The sensor is usually the most expensive component in a camera, so naturally, full-frame cameras are more expensive than their APS-C and Four Thirds format counterparts. However, that doesn’t mean that there aren’t some good bargains available for new full-frame cameras. Here’s our pick of the best-value full-frame DSLRs and mirrorless cameras, just in time for your last minute Christmas shopping, or new year discounting.
Sony A7 II
Sony may have introduced the A7 III back in February 2018, but the A7 II is still available to buy new, and at less than £1000 body-only, it’s a real bargain. The A7 III is a mirrorless camera with a 24Mp CMOS sensor harnessed to a Bionz X processor, 5-axis in-body image stabilisation, a hybrid AF system with 117 phase detection points, 5fps continuous shooting and the ability to shoot full-HD video with the S-Log 2 gamma. In addition, the A7 II’s magnesium alloy body is weather-sealed and its grip is much improved upon the one on the original A7. Our tests found the A7 II is a snappy performer and it can capture sharp images of fast-moving subjects, but it’s not quite up to the pace fo the most recent models so it’s most at home with stationary or slow-moving targets.
Sensor: 24.3-million-pixel Exmor CMOS sensor
Lens mount: E-mount
Exposure modes: PASM, iAuto, Scene Selection, Sweep Panorama
Metering: 1200-zone metering system
Viewfinder: 0.5-inch, 2.4-million-dot EVF
Display: 3-inch, 1,228k-dot LCD
Focusing: 117 phase-detection AF points
Memory card: SD, SDHC, SDXC
Dimensions: 126.9 x 95.7 x 59.7mm
Weight: 556g (body-only)
Nikon’s D750 has been a popular choice of DSLR for enthusiast, semi-pro and pro photographers, and at under £1,200 body-only, it’s still an attractive proposition. Inside the D750 is 24.3Mp full-frame CMOS sensor with an optical low-pass filter to cut out moire patterning.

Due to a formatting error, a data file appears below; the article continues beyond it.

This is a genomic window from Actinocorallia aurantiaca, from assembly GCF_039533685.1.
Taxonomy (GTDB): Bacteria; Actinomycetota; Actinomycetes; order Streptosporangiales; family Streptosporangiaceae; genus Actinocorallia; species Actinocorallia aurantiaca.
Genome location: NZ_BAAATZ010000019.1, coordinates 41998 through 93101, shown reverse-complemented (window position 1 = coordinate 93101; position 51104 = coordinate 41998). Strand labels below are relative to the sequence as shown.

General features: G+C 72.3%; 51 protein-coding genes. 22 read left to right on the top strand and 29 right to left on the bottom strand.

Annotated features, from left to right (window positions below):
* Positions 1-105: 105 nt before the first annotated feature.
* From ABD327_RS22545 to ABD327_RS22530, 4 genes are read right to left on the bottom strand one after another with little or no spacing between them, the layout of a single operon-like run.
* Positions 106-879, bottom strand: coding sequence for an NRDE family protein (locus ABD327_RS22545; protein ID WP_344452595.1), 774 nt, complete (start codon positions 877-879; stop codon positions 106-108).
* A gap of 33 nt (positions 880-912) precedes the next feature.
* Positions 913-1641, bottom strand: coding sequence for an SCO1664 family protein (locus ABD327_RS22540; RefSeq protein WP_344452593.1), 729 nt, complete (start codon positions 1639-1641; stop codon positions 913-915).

This chip is paired with an Expeed 4 processing engine which enables a continuous shooting rate of 6.5fps.Although D750 pre-dates Nikon’s SnapBridge technology, it has Wi-Fi connectivity to enable image-sharing and remote control via a smartphone running Nikon’s Wireless Mobile Utility app. Nikon used a monocoque design for the D750 and it’s made from a mix of thermoplastic and carbon fibre with magnesium alloy to and bottom sections. It adds up to a rugged and solid-feeling camera.
There are 51 user-selectable AF points and the D750 gets subjects sharp very quickly, even in very gloomy conditions when you’re composing in the viewfinder. As you’d expect, the image quality from the Nikon D750 is excellent up to around ISO 1600 and there’s good dynamic range, but the Highlight Metering Mode is especially useful when it’s essential to avoid blown-out highlights.
Sony A7R II
With 42.4million effective pixels on its backside-illuminated sensor, the mirrorless A7R II is the highest-resolution camera in our line-up here. Despite that high pixel count, the A7R II’s Bionz X processing engine still enables full-resolution shooting at up to 5fps.
There’s also a hybrid autofocus system with 399 user-selectable AF points that cover 45% of the imaging area, which means that you can target the subject precisely. It’s also pretty fast, but the A7R II is more likely to appeal to landscape photographers than avid sport-shooters.
Our tests revealed that the A7R II has excellent dynamic range, hitting 13.1Ev at ISO 100, which paired with its superb detail resolution, great noise control and effective 5-axis image stabilisation system, explaining its attractiveness to landscape photographers.
The Sony A7R II is also capable of recording 4K video. What’s more, in Super 35mm mode there’s no pixel binning and features such as S-Log2 Gammas and Time Code are on hand along with 3.5mm ports to connect an external mic and headphones.
Sensor: 42.4-million-pixel, full-frame Exmor R CMOS sensor
Lens Mount: Sony E-mount
ISO: 100-25,600 (50-102400 extended)
Exposure modes: PASM, auto, sweep panorama, scene
Drive Mode: 5fps
Viewfinder: EVF, 2.4 million dots
Display: Tilting 3in, 1.3-million-dot LCD
Focusing: Hybrid with 399 phase detection points and 25 contrast detection points